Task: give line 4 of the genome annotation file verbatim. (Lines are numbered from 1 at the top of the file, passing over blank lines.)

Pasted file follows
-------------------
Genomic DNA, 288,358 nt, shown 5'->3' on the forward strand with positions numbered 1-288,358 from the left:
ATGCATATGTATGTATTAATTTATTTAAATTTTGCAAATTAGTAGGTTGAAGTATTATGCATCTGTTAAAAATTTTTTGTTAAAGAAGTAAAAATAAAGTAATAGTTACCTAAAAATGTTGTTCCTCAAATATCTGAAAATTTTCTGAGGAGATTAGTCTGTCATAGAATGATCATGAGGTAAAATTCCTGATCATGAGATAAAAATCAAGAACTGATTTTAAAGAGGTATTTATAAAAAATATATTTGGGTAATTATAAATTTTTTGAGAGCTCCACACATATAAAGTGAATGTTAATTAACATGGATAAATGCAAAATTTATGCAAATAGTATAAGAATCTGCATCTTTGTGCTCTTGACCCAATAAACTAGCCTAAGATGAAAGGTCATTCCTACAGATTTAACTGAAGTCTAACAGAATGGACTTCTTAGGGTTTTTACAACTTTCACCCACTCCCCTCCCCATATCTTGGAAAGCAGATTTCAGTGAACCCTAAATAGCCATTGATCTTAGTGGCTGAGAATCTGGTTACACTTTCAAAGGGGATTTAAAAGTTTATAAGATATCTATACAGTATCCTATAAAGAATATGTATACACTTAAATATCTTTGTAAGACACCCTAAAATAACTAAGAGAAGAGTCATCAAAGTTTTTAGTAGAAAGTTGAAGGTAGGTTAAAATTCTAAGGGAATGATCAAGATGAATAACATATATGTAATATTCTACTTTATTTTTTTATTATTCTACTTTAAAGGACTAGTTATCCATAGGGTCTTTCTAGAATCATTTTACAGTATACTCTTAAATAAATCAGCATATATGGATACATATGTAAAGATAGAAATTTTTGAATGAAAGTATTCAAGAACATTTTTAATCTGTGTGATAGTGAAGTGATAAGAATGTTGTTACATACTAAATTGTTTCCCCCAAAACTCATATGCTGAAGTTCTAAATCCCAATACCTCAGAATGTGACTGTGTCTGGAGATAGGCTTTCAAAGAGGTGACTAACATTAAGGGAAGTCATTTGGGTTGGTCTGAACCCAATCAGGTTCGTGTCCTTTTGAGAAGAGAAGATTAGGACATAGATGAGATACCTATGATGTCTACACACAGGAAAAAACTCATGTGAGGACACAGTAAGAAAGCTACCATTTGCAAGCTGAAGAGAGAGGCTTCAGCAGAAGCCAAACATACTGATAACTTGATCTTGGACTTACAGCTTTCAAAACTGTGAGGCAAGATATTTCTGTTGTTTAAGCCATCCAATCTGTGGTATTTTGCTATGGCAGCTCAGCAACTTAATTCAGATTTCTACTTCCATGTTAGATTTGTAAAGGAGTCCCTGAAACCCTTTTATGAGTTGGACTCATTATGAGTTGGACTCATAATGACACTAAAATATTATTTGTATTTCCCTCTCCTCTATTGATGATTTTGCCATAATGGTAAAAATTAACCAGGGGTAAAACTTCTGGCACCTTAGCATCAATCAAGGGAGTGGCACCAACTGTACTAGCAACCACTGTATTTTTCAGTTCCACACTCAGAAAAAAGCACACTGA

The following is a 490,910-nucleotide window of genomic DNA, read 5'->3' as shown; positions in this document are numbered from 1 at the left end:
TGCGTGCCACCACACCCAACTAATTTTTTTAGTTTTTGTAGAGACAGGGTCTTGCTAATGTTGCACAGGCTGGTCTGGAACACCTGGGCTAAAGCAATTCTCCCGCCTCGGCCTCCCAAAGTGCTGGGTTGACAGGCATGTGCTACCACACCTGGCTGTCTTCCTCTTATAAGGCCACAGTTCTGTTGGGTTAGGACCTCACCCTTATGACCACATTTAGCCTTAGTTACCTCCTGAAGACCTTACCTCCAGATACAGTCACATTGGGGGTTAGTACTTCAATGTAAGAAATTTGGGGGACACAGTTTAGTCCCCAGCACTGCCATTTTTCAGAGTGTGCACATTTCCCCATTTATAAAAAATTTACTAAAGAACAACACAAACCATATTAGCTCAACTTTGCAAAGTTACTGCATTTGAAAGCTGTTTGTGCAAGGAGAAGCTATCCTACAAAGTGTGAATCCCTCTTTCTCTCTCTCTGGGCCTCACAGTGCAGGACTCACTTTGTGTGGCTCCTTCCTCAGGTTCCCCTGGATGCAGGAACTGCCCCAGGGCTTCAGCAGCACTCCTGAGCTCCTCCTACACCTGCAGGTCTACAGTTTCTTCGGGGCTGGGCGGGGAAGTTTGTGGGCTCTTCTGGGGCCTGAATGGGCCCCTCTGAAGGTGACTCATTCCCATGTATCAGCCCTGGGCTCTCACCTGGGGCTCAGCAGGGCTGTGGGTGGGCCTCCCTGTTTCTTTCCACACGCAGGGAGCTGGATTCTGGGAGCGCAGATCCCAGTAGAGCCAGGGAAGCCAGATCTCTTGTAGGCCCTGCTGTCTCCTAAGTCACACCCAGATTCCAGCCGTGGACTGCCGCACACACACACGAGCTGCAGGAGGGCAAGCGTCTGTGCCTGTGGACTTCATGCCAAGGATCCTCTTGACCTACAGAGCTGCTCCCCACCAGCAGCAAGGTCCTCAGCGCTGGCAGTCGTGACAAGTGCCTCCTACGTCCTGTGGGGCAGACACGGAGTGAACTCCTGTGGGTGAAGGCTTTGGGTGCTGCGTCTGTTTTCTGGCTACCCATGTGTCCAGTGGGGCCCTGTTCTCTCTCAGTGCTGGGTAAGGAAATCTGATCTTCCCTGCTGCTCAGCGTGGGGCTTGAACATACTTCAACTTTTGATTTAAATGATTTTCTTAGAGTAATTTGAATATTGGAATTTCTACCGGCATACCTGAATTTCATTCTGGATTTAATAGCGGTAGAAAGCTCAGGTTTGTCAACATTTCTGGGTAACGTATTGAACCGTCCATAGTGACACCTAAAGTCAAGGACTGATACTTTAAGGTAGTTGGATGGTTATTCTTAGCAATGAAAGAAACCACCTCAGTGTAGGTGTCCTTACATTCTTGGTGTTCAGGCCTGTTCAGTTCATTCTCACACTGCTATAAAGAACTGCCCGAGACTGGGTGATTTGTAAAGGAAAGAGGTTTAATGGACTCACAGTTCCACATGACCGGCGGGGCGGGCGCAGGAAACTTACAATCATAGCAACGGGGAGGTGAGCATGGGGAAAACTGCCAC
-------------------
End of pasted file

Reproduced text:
TGCGTGCCACCACACCCAACTAATTTTTTTAGTTTTTGTAGAGACAGGGTCTTGCTAATGTTGCACAGGCTGGTCTGGAACACCTGGGCTAAAGCAATTCTCCCGCCTCGGCCTCCCAAAGTGCTGGGTTGACAGGCATGTGCTACCACACCTGGCTGTCTTCCTCTTATAAGGCCACAGTTCTGTTGGGTTAGGACCTCACCCTTATGACCACATTTAGCCTTAGTTACCTCCTGAAGACCTTACCTCCAGATACAGTCACATTGGGGGTTAGTACTTCAATGTAAGAAATTTGGGGGACACAGTTTAGTCCCCAGCACTGCCATTTTTCAGAGTGTGCACATTTCCCCATTTATAAAAAATTTACTAAAGAACAACACAAACCATATTAGCTCAACTTTGCAAAGTTACTGCATTTGAAAGCTGTTTGTGCAAGGAGAAGCTATCCTACAAAGTGTGAATCCCTCTTTCTCTCTCTCTGGGCCTCACAGTGCAGGACTCACTTTGTGTGGCTCCTTCCTCAGGTTCCCCTGGATGCAGGAACTGCCCCAGGGCTTCAGCAGCACTCCTGAGCTCCTCCTACACCTGCAGGTCTACAGTTTCTTCGGGGCTGGGCGGGGAAGTTTGTGGGCTCTTCTGGGGCCTGAATGGGCCCCTCTGAAGGTGACTCATTCCCATGTATCAGCCCTGGGCTCTCACCTGGGGCTCAGCAGGGCTGTGGGTGGGCCTCCCTGTTTCTTTCCACACGCAGGGAGCTGGATTCTGGGAGCGCAGATCCCAGTAGAGCCAGGGAAGCCAGATCTCTTGTAGGCCCTGCTGTCTCCTAAGTCACACCCAGATTCCAGCCGTGGACTGCCGCACACACACACGAGCTGCAGGAGGGCAAGCGTCTGTGCCTGTGGACTTCATGCCAAGGATCCTCTTGACCTACAGAGCTGCTCCCCACCAGCAGCAAGGTCCTCAGCGCTGGCAGTCGTGACAAGTGCCTCCTACGTCCTGTGGGGCAGACACGGAGTGAACTCCTGTGGGTGAAGGCTTTGGGTGCTGCGTCTGTTTTCTGGCTACCCATGTGTCCAGTGGGGCCCTGTTCTCTCTCAGTGCTGGGTAAGGAAATCTGATCTTCCCTGCTGCTCAGCGTGGGGCTTGAACATACTTCAACTTTTGATTTAAATGATTTTCTTAGAGTAATTTGAATATTGGAATTTCTACCGGCATACCTGAATTTCATTCTGGATTTAATAGCGGTAGAAAGCTCAGGTTTGTCAACATTTCTGGGTAACGTATTGAACCGTCCATAGTGACACCTAAAGTCAAGGACTGATACTTTAAGGTAGTTGGATGGTTATTCTTAGCAATGAAAGAAACCACCTCAGTGTAGGTGTCCTTACATTCTTGGTGTTCAGGCCTGTTCAGTTCATTCTCACACTGCTATAAAGAACTGCCCGAGACTGGGTGATTTGTAAAGGAAAGAGGTTTAATGGACTCACAGTTCCACATGACCGGCGGGGCGGGCGCAGGAAACTTACAATCATAGCAACGGGGAGGTGAGCATGGGGAAAACTGCCAC